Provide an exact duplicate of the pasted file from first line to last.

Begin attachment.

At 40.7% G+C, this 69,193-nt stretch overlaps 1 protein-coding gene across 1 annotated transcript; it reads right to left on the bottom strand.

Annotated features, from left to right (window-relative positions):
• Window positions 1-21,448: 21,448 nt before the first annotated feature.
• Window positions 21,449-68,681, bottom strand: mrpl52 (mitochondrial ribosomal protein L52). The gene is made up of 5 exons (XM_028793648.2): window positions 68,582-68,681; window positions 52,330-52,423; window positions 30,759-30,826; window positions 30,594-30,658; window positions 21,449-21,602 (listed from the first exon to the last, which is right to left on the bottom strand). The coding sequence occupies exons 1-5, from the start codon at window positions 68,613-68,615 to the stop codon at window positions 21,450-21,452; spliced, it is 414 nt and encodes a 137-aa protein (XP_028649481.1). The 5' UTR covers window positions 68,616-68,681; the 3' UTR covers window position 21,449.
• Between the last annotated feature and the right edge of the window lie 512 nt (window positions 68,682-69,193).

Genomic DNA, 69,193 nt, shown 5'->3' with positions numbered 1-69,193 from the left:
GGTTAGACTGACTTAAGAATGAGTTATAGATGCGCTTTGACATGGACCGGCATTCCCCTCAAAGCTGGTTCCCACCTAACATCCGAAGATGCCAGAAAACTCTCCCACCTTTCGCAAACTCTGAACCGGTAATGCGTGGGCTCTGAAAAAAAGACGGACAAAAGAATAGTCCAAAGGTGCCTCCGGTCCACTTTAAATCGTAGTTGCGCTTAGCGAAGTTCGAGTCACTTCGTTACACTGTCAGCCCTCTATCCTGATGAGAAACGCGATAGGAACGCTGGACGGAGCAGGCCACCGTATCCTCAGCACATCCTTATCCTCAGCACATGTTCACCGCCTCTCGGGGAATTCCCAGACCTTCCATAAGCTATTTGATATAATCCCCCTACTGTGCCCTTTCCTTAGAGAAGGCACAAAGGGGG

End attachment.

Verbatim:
At 40.7% G+C, this 69,193-nt stretch overlaps 1 protein-coding gene across 1 annotated transcript; it reads right to left on the bottom strand.

Annotated features, from left to right (window-relative positions):
• Window positions 1-21,448: 21,448 nt before the first annotated feature.
• Window positions 21,449-68,681, bottom strand: mrpl52 (mitochondrial ribosomal protein L52). The gene is made up of 5 exons (XM_028793648.2): window positions 68,582-68,681; window positions 52,330-52,423; window positions 30,759-30,826; window positions 30,594-30,658; window positions 21,449-21,602 (listed from the first exon to the last, which is right to left on the bottom strand). The coding sequence occupies exons 1-5, from the start codon at window positions 68,613-68,615 to the stop codon at window positions 21,450-21,452; spliced, it is 414 nt and encodes a 137-aa protein (XP_028649481.1). The 5' UTR covers window positions 68,616-68,681; the 3' UTR covers window position 21,449.
• Between the last annotated feature and the right edge of the window lie 512 nt (window positions 68,682-69,193).

Genomic DNA, 69,193 nt, shown 5'->3' with positions numbered 1-69,193 from the left:
GGTTAGACTGACTTAAGAATGAGTTATAGATGCGCTTTGACATGGACCGGCATTCCCCTCAAAGCTGGTTCCCACCTAACATCCGAAGATGCCAGAAAACTCTCCCACCTTTCGCAAACTCTGAACCGGTAATGCGTGGGCTCTGAAAAAAAGACGGACAAAAGAATAGTCCAAAGGTGCCTCCGGTCCACTTTAAATCGTAGTTGCGCTTAGCGAAGTTCGAGTCACTTCGTTACACTGTCAGCCCTCTATCCTGATGAGAAACGCGATAGGAACGCTGGACGGAGCAGGCCACCGTATCCTCAGCACATCCTTATCCTCAGCACATGTTCACCGCCTCTCGGGGAATTCCCAGACCTTCCATAAGCTATTTGATATAATCCCCCTACTGTGCCCTTTCCTTAGAGAAGGCACAAAGGGGG